Retinal vascular caliber was measured using standardized protocols and software that were developed initially at the University of Wisconsin and used in the ARIC study and the CHS, and following slight modifications, also in the Rotterdam and AGES studies (Text S1, section 2) [4], [5], [9], [11], . In brief, participants underwent retinal photography and optic disc-centered images were used to measure vascular caliber. Pharmacological mydriasis was used in the AGES and Rotterdam studies. For ARIC, CHS and Rotterdam the photographs of one eye were digitized using a high-resolution scanner and for the AGES study, photographs of both eyes were captured digitally. All digital retinal images were analyzed with a semi-automated retinal vessel measurement system and the calibers of all retinal arterioles and venules were measured in an area between half and one disc-diameter from the optic disc margin. The Parr-Hubbard-Knudtson formulae were used to compute summary measures for retinal arteriolar and venular calibers in micrometers (µm) and referred to as the “central retinal arteriolar and venular equivalents” [44]. Quality control (QC) measures for intergrader and intragrader intraclass correlation coefficients for retinal vascular calibers for each of the cohorts ranged from 0.76–0.99 in AGES, 0.69–0.89 in ARIC, 0.67–0.91 in CHS to 0.67–0.95 in the Rotterdam Study [4], .

Genotyping

The consortium was formed after the individual studies had finalized their GWAS platform selection. The four studies included used different platforms: the Affymetrix GeneChip SNP Array 6.0 for the ARIC study, Illumina HumanCNV370-Duo for the AGES study and the CHS and the Illumina Infinium HumanHap550-chip v3.0 for the Rotterdam Study. All studies used their genotype data to impute to the 2.2 million non-monomorphic, autosomal, SNPs identified in HapMap (CEU population). Extensive QC analyses were performed in each cohort (Text S1, sections 3 and 4) [21].

Statistical analyses within discovery cohorts

Based on an a priori analysis plan, each study fitted an additive genetic model with a 1-degree of freedom trend test relating the retinal arteriolar or venular caliber to genotype dosage (0–2 copies of the minor allele) for each SNP, adjusting for age and sex. For the CHS and ARIC studies, the analyses were additionally adjusted for study site. We used linear regression models to calculate regression coefficients (beta) and their standard errors (SE) using the ProbABEL program (http://mga.bionet.nsc.ru/~yurii/ABEL/) in AGES, ARIC and Rotterdam study and the R software in CHS (http://www.r-project.org). Genomic control correction was applied in each study prior to the meta-analysis. To implement genomic control, the λgc value was used to correct the SE as follows: SE_corrected = SE×√λgc. All four cohorts showed low dispersion with inflation factors in the range of 1.030–1.071.

Meta-analysis

We conducted a meta-analysis of the beta estimates obtained from the linear regression models from the four cohorts using an inverse-variance weighting using the R software (MetABEL) (Text S1, section 5) [45]. Strand information was available from all cohorts, facilitating the meta-analysis. After QC, filtering, and imputation within each study, we restricted our meta-analysis to the 2,194,468 autosomal SNPs that were common to all cohorts. We decided a priori on a genome-wide significance threshold of p<5.0×10−8 which corresponds to a p-value of 0.05 with Bonferroni correction for one million independent tests. For 2.2 million tests, it corresponds to an expectation of only 0.11 false positives, regardless of test-dependence [46]. Use of this threshold is also supported by LD patterns observed in deep sequencing work within European populations [47].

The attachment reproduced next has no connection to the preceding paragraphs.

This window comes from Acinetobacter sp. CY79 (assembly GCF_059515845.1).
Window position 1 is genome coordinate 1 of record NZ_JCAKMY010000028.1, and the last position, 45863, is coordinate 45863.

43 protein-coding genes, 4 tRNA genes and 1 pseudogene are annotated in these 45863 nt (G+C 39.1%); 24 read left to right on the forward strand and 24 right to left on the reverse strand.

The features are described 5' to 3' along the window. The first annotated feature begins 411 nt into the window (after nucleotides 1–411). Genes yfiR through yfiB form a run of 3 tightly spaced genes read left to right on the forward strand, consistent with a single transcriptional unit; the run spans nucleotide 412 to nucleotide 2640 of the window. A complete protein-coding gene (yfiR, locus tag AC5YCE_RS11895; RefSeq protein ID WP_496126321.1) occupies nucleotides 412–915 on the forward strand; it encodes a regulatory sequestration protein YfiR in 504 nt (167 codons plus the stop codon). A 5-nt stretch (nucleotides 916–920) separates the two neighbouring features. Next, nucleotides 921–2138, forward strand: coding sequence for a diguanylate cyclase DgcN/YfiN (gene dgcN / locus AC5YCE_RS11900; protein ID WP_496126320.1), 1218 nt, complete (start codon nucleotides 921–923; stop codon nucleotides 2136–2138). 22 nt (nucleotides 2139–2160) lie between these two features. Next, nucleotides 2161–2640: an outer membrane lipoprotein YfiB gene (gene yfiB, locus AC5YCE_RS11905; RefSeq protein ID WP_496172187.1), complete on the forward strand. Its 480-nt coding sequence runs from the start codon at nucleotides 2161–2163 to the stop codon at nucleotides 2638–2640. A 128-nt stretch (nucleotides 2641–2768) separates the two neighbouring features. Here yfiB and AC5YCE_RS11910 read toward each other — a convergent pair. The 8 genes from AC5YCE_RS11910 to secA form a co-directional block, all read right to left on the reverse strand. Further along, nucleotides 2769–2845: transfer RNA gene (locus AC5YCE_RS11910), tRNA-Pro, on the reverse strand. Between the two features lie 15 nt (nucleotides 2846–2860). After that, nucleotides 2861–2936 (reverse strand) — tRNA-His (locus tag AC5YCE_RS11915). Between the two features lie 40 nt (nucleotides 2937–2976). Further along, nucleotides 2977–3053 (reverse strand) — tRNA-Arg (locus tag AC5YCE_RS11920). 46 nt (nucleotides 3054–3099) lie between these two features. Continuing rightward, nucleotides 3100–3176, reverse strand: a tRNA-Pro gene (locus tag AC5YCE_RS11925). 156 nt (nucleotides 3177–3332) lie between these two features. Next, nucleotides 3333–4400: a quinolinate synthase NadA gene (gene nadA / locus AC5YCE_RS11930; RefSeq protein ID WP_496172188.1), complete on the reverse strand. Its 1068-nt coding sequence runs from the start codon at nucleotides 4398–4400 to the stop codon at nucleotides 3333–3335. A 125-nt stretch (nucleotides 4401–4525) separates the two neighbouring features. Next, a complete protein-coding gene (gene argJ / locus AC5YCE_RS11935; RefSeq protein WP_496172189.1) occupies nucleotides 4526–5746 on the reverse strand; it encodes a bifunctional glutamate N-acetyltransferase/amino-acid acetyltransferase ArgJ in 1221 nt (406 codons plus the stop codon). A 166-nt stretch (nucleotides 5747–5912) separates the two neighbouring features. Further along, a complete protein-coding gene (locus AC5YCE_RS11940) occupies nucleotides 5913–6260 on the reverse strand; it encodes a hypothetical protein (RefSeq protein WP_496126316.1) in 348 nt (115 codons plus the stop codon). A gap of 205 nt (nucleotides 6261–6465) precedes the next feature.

Replication analyses

The genome-wide significant SNPs for each locus from the discovery phase were examined in four replication cohorts. The four replication sample sets included 1,709 participants from the Australian Twins Study, 1,132 from the UK Twins Study, 2,501 from the BDES and 1,310 from the BMES. Retinal vascular caliber measurements used the same methodology and formulas as in the CHARGE cohorts. Details of this and the procedures for genotyping are described in the Text S1, sections 1 and 2. In brief, in the Australian Twins Study, genotyping was performed on the Illumina Human Hap610W Quad array. In the UK Twins Study, 56% of the participants were genotyped using the Illumina 317k HumanHap duo array, whereas the remaining 44% using the Illumina HumanHap610Quad array. In the BDES, SNPs were genotyped using TaqMan SNP genotyping assays (Applied Biosystems, CA). Finally, in the BMES genotyping was performed using the Illumina 610K array.

Analyses with cardiovascular diseases

In order to examine the association between SNPs that were successfully replicated in the current study and cardiovascular diseases, we obtained association statistics for each of these SNPs from several GWA studies. We obtained these data from the WTCCC on 2000 cases with coronary artery disease and 3000 controls [3], from HVH Study on 501 cases with stroke [28], 1,172 cases with myocardial infarction and 1,314 controls [29], from Global BPgen on 8,871 cases with hypertension and 9,027 controls [30], and from DIAGRAM+ on 8,130 cases with diabetes mellitus and 38,987 controls [31]. Details of each these studies have been described in the Text S1, section 6.

Supporting Information

Attachment 1

Attachment 2

Attachment 3